Anesth Pain Med.  2020 Oct;15(4):451-458. 10.17085/apm.20036.

Clinically relevant concentrations of dexmedetomidine may reduce oxytocin-induced myometrium contractions in pregnant rats

  • 1Department of Anesthesiology and Pain Medicine, College of Medicine, Chosun University, Gwangju, Korea
  • 2Department of Anesthesiology and Pain Medicine, Chosun University Hospital, Gwangju, Korea
  • 3Department of Medicine, Graduate School, Chosun University, Gwangju, Korea


Recently, there have been some trials to use dexmedetomidine in the obstetric field but concerns regarding the drug include changes in uterine contractions after labor. We aimed to evaluate the effects of dexmedetomidine on the myometrial contractions of pregnant rats.
In a pilot study, the contraction of the myometrial strips of pregnant Sprague-Dawley rats in an organ bath with oxytocin at 1 mU/ml was assessed by adding dexmedetomidine from 10-6 to 10-2 M accumulatively every 20 min, and active tension and the number of contractions were evaluated. Then, changes in myometrial contractions were evaluated from high doses of dexmedetomidine (1.0 × 10−4 to 1.2 × 10−3 M). The effective concentrations (EC) for changes in uterine contractions were calculated using a probit model.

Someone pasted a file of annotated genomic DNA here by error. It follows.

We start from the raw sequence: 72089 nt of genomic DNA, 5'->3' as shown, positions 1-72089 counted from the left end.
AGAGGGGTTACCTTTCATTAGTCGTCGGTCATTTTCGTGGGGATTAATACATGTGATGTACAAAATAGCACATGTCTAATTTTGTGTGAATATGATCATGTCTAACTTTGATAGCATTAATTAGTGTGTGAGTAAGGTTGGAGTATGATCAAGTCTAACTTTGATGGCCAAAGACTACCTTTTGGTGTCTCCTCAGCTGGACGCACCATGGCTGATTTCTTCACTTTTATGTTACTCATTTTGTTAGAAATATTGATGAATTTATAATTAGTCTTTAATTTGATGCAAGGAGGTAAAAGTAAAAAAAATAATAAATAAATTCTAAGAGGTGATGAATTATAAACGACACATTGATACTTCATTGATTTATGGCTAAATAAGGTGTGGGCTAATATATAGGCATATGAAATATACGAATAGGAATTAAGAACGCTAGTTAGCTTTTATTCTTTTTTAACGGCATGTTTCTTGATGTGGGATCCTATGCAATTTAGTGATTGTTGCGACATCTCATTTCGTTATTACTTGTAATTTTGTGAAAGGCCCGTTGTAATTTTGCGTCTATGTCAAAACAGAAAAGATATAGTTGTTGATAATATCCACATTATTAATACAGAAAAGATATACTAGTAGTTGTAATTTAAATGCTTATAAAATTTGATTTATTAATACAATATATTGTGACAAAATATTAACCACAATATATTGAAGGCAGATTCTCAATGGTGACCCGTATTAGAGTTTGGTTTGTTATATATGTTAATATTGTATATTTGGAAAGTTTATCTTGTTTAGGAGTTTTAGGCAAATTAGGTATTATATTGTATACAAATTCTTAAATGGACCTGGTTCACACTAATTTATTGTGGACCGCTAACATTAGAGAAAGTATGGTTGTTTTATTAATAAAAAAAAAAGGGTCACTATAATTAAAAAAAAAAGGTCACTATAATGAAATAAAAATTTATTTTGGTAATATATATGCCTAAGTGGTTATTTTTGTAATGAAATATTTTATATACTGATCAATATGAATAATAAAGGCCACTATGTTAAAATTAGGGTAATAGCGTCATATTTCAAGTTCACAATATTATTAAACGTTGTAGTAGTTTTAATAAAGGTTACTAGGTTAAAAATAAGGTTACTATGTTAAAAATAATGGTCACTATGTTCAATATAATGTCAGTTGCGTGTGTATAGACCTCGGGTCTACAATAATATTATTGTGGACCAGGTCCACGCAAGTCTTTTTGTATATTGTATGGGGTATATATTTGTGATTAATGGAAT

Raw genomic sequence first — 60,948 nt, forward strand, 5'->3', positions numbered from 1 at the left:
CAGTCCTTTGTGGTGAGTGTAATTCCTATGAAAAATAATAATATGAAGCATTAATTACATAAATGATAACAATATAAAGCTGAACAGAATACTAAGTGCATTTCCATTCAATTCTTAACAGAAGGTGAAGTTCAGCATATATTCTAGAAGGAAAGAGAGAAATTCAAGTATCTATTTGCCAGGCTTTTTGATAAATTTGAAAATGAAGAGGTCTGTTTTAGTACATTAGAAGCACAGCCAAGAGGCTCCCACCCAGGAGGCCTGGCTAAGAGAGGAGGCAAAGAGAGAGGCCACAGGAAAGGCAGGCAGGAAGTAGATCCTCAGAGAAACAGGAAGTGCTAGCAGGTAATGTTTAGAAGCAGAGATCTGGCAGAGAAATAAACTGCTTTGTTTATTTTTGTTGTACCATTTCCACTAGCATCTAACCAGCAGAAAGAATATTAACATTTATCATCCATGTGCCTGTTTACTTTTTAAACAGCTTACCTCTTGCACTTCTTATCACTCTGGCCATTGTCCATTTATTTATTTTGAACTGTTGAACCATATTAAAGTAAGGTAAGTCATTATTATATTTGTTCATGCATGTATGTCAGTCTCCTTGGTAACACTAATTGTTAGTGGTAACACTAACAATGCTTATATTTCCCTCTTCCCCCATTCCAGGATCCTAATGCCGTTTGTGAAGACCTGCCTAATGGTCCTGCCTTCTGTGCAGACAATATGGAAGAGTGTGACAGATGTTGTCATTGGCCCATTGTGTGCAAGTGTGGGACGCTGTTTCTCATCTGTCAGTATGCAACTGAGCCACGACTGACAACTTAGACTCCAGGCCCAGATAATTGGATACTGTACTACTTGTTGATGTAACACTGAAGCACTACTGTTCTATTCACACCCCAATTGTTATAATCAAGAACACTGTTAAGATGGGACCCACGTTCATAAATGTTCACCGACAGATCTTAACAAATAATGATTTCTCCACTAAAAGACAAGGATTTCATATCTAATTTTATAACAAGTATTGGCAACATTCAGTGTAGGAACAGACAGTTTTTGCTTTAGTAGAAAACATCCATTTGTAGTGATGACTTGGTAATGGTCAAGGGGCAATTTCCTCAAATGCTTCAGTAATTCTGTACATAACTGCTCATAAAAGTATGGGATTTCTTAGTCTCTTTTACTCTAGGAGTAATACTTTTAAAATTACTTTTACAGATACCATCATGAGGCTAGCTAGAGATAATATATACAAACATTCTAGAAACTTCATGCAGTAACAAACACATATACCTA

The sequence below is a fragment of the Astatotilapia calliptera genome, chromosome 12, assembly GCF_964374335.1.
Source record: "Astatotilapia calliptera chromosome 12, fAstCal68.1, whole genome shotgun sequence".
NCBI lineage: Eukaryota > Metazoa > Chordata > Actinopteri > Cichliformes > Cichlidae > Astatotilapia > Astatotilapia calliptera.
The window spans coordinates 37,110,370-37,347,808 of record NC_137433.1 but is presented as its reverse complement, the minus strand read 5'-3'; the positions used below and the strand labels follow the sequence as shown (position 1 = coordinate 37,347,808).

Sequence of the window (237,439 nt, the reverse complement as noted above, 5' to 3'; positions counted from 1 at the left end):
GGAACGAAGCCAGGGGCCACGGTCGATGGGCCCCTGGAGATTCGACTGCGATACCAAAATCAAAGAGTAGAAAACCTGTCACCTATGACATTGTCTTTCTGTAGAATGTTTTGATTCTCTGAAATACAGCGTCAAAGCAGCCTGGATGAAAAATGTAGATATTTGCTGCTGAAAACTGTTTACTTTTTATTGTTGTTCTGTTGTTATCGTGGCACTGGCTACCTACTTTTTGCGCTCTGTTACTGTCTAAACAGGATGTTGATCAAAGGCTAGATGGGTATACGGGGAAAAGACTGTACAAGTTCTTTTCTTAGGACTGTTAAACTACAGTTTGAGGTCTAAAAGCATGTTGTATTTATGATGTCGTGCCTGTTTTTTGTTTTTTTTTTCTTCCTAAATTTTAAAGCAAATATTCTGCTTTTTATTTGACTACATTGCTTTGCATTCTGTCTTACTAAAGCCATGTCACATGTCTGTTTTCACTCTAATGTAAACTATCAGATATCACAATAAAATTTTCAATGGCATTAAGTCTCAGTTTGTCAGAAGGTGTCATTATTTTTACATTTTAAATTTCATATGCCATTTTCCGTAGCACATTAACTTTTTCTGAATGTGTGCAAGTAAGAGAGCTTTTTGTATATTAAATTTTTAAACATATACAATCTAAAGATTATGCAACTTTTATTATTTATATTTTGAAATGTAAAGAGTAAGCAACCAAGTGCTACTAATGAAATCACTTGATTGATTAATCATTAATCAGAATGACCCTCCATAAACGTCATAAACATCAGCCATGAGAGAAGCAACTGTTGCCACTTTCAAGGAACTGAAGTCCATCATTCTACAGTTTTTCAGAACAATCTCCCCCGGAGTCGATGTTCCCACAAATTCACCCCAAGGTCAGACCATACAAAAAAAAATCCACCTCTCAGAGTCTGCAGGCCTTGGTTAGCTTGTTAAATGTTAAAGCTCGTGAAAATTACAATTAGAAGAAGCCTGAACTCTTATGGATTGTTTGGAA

Active tension and the number of contractions were significantly decreased at 10-3 M and 10-4 M dexmedetomidine, respectively (P < 0.05). A complete loss of contractions was seen at 10-2 M. Dexmedetomidine (1.0 × 10−4 to 1.2 × 10−3 M) decreased active tension and the number of contractions in a concentration-dependent manner. The EC95 of dexmedetomidine for inhibiting active tension and the number of contractions was 5.16 × 10-2 M and 2.55 × 10-5 M, respectively.
Active tension of the myometrium showed a significant decrease at concentrations of dexmedetomidine higher than 10-3 M. Thus, clinical concentrations of dexmedetomidine may inhibit uterine contractions. Further research is needed for the safe use of dexmedetomidine in the obstetrics field.


Adrenergic alpha-agonists; Alpha 2 adrenergic receptors; Contraction; Dexmedetomidine; Rat; Relaxation; Smooth muscle; Uterus
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